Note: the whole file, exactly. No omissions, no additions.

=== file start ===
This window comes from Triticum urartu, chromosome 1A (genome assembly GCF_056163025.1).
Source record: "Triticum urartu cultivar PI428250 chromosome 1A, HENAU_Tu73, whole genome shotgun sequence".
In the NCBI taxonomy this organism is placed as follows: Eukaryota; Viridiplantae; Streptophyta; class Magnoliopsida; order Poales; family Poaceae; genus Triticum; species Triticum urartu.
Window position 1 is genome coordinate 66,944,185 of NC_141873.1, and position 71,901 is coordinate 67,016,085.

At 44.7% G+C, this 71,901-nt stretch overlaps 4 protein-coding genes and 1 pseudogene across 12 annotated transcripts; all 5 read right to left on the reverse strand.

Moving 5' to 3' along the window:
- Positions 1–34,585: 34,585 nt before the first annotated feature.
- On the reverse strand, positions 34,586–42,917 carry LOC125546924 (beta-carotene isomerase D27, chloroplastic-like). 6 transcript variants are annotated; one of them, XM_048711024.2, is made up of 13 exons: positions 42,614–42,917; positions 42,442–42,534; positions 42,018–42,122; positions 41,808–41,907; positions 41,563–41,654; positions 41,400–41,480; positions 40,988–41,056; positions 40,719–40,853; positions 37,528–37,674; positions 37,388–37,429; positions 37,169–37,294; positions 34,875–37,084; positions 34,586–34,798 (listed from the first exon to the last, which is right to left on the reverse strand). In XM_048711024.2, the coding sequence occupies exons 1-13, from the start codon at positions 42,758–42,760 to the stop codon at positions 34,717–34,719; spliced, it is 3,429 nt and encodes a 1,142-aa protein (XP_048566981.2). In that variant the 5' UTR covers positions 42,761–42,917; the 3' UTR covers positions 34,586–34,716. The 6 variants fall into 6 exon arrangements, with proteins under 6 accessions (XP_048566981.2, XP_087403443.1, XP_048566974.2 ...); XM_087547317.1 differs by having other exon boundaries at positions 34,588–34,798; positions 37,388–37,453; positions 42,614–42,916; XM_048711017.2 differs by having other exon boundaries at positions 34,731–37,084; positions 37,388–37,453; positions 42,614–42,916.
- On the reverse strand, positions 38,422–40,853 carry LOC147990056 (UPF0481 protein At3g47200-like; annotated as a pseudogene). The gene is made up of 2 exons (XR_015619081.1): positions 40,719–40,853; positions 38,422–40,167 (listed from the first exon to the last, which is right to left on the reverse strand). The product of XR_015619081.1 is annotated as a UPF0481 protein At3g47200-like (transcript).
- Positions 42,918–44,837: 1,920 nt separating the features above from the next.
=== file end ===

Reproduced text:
This window comes from Triticum urartu, chromosome 1A (genome assembly GCF_056163025.1).
Source record: "Triticum urartu cultivar PI428250 chromosome 1A, HENAU_Tu73, whole genome shotgun sequence".
In the NCBI taxonomy this organism is placed as follows: Eukaryota; Viridiplantae; Streptophyta; class Magnoliopsida; order Poales; family Poaceae; genus Triticum; species Triticum urartu.
Window position 1 is genome coordinate 66,944,185 of NC_141873.1, and position 71,901 is coordinate 67,016,085.

At 44.7% G+C, this 71,901-nt stretch overlaps 4 protein-coding genes and 1 pseudogene across 12 annotated transcripts; all 5 read right to left on the reverse strand.

Moving 5' to 3' along the window:
- Positions 1–34,585: 34,585 nt before the first annotated feature.
- On the reverse strand, positions 34,586–42,917 carry LOC125546924 (beta-carotene isomerase D27, chloroplastic-like). 6 transcript variants are annotated; one of them, XM_048711024.2, is made up of 13 exons: positions 42,614–42,917; positions 42,442–42,534; positions 42,018–42,122; positions 41,808–41,907; positions 41,563–41,654; positions 41,400–41,480; positions 40,988–41,056; positions 40,719–40,853; positions 37,528–37,674; positions 37,388–37,429; positions 37,169–37,294; positions 34,875–37,084; positions 34,586–34,798 (listed from the first exon to the last, which is right to left on the reverse strand). In XM_048711024.2, the coding sequence occupies exons 1-13, from the start codon at positions 42,758–42,760 to the stop codon at positions 34,717–34,719; spliced, it is 3,429 nt and encodes a 1,142-aa protein (XP_048566981.2). In that variant the 5' UTR covers positions 42,761–42,917; the 3' UTR covers positions 34,586–34,716. The 6 variants fall into 6 exon arrangements, with proteins under 6 accessions (XP_048566981.2, XP_087403443.1, XP_048566974.2 ...); XM_087547317.1 differs by having other exon boundaries at positions 34,588–34,798; positions 37,388–37,453; positions 42,614–42,916; XM_048711017.2 differs by having other exon boundaries at positions 34,731–37,084; positions 37,388–37,453; positions 42,614–42,916.
- On the reverse strand, positions 38,422–40,853 carry LOC147990056 (UPF0481 protein At3g47200-like; annotated as a pseudogene). The gene is made up of 2 exons (XR_015619081.1): positions 40,719–40,853; positions 38,422–40,167 (listed from the first exon to the last, which is right to left on the reverse strand). The product of XR_015619081.1 is annotated as a UPF0481 protein At3g47200-like (transcript).
- Positions 42,918–44,837: 1,920 nt separating the features above from the next.